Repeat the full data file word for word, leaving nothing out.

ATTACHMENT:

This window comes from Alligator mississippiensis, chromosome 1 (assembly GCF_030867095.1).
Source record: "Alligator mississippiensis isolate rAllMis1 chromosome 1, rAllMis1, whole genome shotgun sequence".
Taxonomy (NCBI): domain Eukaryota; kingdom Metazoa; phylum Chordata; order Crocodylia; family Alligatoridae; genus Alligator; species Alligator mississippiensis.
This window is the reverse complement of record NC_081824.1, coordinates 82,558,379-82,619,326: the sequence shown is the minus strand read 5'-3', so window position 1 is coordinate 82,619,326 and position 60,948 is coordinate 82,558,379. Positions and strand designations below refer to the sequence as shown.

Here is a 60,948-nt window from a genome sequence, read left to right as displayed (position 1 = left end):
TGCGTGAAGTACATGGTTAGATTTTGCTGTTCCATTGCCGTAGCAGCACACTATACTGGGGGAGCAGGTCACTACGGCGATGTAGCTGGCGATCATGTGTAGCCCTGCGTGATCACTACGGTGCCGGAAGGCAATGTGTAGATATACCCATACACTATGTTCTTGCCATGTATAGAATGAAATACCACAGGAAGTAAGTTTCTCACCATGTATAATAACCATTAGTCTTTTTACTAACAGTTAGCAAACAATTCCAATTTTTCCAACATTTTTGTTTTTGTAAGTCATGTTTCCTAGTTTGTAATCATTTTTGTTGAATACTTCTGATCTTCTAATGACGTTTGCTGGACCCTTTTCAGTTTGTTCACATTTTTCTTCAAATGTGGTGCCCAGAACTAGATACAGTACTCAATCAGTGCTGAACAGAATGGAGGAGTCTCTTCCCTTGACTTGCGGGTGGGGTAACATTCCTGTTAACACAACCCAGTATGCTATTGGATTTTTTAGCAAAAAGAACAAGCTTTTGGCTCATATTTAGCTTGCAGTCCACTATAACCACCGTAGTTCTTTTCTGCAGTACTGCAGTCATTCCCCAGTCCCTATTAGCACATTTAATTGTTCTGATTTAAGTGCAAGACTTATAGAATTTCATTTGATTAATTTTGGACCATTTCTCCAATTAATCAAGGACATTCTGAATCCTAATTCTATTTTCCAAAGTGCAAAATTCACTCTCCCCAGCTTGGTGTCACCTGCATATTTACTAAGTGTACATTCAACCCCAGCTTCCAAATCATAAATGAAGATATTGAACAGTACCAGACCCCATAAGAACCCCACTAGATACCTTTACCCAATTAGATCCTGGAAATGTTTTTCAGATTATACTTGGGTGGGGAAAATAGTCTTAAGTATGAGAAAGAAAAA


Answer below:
This window comes from Alligator mississippiensis, chromosome 1 (assembly GCF_030867095.1).
Source record: "Alligator mississippiensis isolate rAllMis1 chromosome 1, rAllMis1, whole genome shotgun sequence".
Taxonomy (NCBI): domain Eukaryota; kingdom Metazoa; phylum Chordata; order Crocodylia; family Alligatoridae; genus Alligator; species Alligator mississippiensis.
This window is the reverse complement of record NC_081824.1, coordinates 82,558,379-82,619,326: the sequence shown is the minus strand read 5'-3', so window position 1 is coordinate 82,619,326 and position 60,948 is coordinate 82,558,379. Positions and strand designations below refer to the sequence as shown.

Here is a 60,948-nt window from a genome sequence, read left to right as displayed (position 1 = left end):
TGCGTGAAGTACATGGTTAGATTTTGCTGTTCCATTGCCGTAGCAGCACACTATACTGGGGGAGCAGGTCACTACGGCGATGTAGCTGGCGATCATGTGTAGCCCTGCGTGATCACTACGGTGCCGGAAGGCAATGTGTAGATATACCCATACACTATGTTCTTGCCATGTATAGAATGAAATACCACAGGAAGTAAGTTTCTCACCATGTATAATAACCATTAGTCTTTTTACTAACAGTTAGCAAACAATTCCAATTTTTCCAACATTTTTGTTTTTGTAAGTCATGTTTCCTAGTTTGTAATCATTTTTGTTGAATACTTCTGATCTTCTAATGACGTTTGCTGGACCCTTTTCAGTTTGTTCACATTTTTCTTCAAATGTGGTGCCCAGAACTAGATACAGTACTCAATCAGTGCTGAACAGAATGGAGGAGTCTCTTCCCTTGACTTGCGGGTGGGGTAACATTCCTGTTAACACAACCCAGTATGCTATTGGATTTTTTAGCAAAAAGAACAAGCTTTTGGCTCATATTTAGCTTGCAGTCCACTATAACCACCGTAGTTCTTTTCTGCAGTACTGCAGTCATTCCCCAGTCCCTATTAGCACATTTAATTGTTCTGATTTAAGTGCAAGACTTATAGAATTTCATTTGATTAATTTTGGACCATTTCTCCAATTAATCAAGGACATTCTGAATCCTAATTCTATTTTCCAAAGTGCAAAATTCACTCTCCCCAGCTTGGTGTCACCTGCATATTTACTAAGTGTACATTCAACCCCAGCTTCCAAATCATAAATGAAGATATTGAACAGTACCAGACCCCATAAGAACCCCACTAGATACCTTTACCCAATTAGATCCTGGAAATGTTTTTCAGATTATACTTGGGTGGGGAAAATAGTCTTAAGTATGAGAAAGAAAAA